Pro Tip: If you are lucky enough to be there when fresh snow has fallen, head straight out to Drottningholm Palace which is particularly picturesque in the snow.

A harbor in Helsinki, Finland
canadastock / Shutterstock.com

 4. Helsinki, Finland

Another northern winter winner delight is Helsinki, and do you know why? Because I fell in love with one particular café/restaurant called Kappeli, which is decked out in countless twinkling lights that light up the entire Esplanade in winter’s dark nights. Walking around the old harbor, visiting the covered market, the arts and crafts huts alongside the harbor, and then turning into the wide Esplanade, the historic Kappeli restaurant — one side lovely café, another side very nice restaurant — stands there like a special Christmas decoration, and it does serve rather good food, too.

And the square in front of the Helsinki Cathedral, just off the Esplanade steps from Kappeli, is another lovely sight, with a huge Christmas tree in front of the white cathedral.

Pro Tip: Finland is known as the land with 5.3 million people and 3.3 million saunas, and while the Finns love them year round, they are even better in winter. Book yourself in and get warm.

Winter at the Eiffel Tower in Paris, France
Ekaterina Pokrovsky / Shutterstock.com

5. Paris, France

I have always maintained that winter was my favorite season in Paris, much to the horror of Parisians, who easily get a chill. But not only is Paris more void of people in winter but also, it is possible to walk along the beautiful architecture without the leaves of the trees being in the way of appreciating the scene. Not that I do not like the trees in Paris, it is lovely for the city to be so green, but when you walk along looking up, you often miss the details of the buildings for trees.

And should you get snow that stays on the ground, then head straight for the Eiffel Tower. That might sound like unnecessary advice but trust me. Once it snows properly, all the metros and buses go on reduced service, and no one heads out. I had the entire Champ de Mars to myself, with four other people, managing to take wonderful pictures of a snowy Eiffel Tower without people. Just imagine.  

Pro Tip: Every winter there are lots of ice rinks popping up in Paris, and whether you join in or not, try and go to the Grand Palais. The setting is wonderful, and it serves warm drinks as well as chilled champagne, and you can just watch others fall over.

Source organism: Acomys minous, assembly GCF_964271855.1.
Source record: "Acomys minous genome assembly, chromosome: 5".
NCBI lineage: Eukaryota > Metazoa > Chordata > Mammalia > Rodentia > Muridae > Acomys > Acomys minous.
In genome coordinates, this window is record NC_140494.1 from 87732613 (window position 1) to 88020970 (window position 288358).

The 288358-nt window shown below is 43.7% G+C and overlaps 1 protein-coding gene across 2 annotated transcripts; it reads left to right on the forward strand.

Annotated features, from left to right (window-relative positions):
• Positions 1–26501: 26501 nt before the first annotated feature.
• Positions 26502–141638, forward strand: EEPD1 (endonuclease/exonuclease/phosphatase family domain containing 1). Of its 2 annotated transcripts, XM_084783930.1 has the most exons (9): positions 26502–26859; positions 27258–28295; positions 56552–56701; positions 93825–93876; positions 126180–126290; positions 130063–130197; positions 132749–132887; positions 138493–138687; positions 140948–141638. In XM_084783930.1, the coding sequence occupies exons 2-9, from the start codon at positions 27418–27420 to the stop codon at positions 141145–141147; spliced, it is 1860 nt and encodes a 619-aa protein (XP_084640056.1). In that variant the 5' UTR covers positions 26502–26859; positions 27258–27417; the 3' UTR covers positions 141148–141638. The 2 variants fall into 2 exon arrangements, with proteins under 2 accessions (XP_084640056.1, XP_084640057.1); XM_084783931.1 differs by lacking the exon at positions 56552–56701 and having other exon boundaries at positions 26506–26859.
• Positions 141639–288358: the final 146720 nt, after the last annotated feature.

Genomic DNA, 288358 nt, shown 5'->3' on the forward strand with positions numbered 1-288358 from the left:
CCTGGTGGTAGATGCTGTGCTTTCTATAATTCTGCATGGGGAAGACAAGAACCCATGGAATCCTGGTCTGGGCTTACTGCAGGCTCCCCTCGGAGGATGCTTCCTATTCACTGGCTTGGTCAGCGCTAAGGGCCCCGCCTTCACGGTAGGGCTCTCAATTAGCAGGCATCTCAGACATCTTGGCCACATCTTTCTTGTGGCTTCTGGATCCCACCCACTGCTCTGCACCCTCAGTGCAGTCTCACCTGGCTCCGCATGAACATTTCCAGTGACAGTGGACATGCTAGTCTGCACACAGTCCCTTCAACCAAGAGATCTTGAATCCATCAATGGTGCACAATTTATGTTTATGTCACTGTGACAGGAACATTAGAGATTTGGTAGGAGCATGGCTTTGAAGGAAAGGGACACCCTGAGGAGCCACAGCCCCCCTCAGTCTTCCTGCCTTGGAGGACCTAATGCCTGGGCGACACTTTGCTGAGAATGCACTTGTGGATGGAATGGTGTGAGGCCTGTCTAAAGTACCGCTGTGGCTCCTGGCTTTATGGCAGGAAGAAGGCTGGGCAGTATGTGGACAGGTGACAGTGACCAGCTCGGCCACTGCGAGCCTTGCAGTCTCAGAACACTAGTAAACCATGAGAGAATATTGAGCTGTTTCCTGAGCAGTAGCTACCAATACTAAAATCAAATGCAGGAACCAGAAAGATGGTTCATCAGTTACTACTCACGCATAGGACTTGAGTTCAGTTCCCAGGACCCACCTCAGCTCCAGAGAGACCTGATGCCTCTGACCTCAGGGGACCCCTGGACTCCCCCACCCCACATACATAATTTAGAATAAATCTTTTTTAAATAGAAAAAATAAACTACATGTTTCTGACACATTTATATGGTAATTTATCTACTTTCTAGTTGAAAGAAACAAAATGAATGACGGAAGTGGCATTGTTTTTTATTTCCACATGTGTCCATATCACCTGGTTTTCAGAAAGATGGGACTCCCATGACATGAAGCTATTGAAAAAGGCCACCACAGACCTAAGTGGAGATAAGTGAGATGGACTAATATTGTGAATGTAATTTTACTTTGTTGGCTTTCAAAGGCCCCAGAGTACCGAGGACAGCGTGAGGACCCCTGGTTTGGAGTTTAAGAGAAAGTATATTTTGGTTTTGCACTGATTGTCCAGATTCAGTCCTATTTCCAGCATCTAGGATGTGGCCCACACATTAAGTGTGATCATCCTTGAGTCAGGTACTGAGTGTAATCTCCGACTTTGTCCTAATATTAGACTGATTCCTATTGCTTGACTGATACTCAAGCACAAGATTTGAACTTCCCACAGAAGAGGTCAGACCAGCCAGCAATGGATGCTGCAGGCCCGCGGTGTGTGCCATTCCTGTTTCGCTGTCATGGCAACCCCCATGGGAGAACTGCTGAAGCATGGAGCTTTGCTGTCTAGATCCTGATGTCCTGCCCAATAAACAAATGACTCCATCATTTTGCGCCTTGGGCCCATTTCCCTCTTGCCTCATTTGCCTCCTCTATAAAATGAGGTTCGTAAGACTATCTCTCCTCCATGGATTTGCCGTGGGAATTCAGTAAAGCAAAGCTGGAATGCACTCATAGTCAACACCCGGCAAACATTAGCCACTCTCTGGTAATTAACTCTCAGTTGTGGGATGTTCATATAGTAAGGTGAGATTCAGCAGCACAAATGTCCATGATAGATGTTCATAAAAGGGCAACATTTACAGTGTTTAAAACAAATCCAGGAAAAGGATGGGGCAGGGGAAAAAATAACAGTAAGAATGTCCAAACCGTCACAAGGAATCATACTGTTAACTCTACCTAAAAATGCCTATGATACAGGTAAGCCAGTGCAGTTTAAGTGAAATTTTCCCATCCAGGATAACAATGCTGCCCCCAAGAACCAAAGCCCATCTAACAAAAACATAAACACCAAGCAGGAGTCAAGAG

A view from Calton Hill in Edinburgh, Scotland
ABO PHOTOGRAPHY / Shutterstock.com

6. Edinburgh, Scotland

The capital of Scotland is truly lovely in all seasons, and even if it rains, it still has a certain charm. But Edinburgh pulls out all the stops not just for Christmas, with the steep lanes up to the castle looking particularly lovely, but especially over the New Year. This is the time to come and watch how the Scots party and celebrate Hogmanay. Come prepared and get a torch ready for the torchlight procession down the Royal Mile, and learn the words to “Auld Lang Syne,” which everybody bursts into at midnight.  

Pro Tip: On January 2, when the party is over and the hangover has abated, head to the Botanical Gardens for the last visiting time slots for the light trail. The lights are so pretty.

Decorations on a canal in Hamburg, Germany
Scirocco340 / Shutterstock.com

7. Hamburg, Germany

Hamburg is my hometown and I love all seasons there, in summer the canals and lakes are full of boats and paddlers, and the parks full of picnickers, and it is lovely to have a break from the famous schmuddelwetter, meaning the dirty weather, i.e., the rain that dominates spring and fall. In winter, there is usually another break from the rain, when it turns to snow. And if luck has it, it gets cold enough for the two lakes that dominate the city center to freeze over. When that happens, all of Hamburg gets on the ice — walking, skating, setting up sausage and mulled wine stands, and people basically picnicking on the ice.